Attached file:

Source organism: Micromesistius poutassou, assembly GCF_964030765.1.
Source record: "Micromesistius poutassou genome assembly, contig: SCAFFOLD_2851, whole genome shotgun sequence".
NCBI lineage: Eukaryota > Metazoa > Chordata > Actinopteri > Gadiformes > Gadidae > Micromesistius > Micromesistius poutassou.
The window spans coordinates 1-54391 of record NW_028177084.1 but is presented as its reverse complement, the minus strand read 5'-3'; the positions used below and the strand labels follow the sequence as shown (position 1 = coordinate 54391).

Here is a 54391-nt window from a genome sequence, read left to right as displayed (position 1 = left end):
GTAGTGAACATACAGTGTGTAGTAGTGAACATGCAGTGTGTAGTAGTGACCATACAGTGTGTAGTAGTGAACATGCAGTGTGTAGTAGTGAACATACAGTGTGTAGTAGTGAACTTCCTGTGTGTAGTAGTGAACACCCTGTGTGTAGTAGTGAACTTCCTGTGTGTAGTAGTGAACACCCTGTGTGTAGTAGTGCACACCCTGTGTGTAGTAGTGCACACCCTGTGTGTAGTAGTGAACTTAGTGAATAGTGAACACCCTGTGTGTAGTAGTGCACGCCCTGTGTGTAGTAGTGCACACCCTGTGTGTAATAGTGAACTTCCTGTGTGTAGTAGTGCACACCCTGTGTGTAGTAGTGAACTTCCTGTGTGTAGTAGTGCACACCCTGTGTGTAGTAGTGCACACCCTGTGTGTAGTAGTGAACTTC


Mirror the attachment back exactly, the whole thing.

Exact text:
Source organism: Micromesistius poutassou, assembly GCF_964030765.1.
Source record: "Micromesistius poutassou genome assembly, contig: SCAFFOLD_2851, whole genome shotgun sequence".
NCBI lineage: Eukaryota > Metazoa > Chordata > Actinopteri > Gadiformes > Gadidae > Micromesistius > Micromesistius poutassou.
The window spans coordinates 1-54391 of record NW_028177084.1 but is presented as its reverse complement, the minus strand read 5'-3'; the positions used below and the strand labels follow the sequence as shown (position 1 = coordinate 54391).

Here is a 54391-nt window from a genome sequence, read left to right as displayed (position 1 = left end):
GTAGTGAACATACAGTGTGTAGTAGTGAACATGCAGTGTGTAGTAGTGACCATACAGTGTGTAGTAGTGAACATGCAGTGTGTAGTAGTGAACATACAGTGTGTAGTAGTGAACTTCCTGTGTGTAGTAGTGAACACCCTGTGTGTAGTAGTGAACTTCCTGTGTGTAGTAGTGAACACCCTGTGTGTAGTAGTGCACACCCTGTGTGTAGTAGTGCACACCCTGTGTGTAGTAGTGAACTTAGTGAATAGTGAACACCCTGTGTGTAGTAGTGCACGCCCTGTGTGTAGTAGTGCACACCCTGTGTGTAATAGTGAACTTCCTGTGTGTAGTAGTGCACACCCTGTGTGTAGTAGTGAACTTCCTGTGTGTAGTAGTGCACACCCTGTGTGTAGTAGTGCACACCCTGTGTGTAGTAGTGAACTTC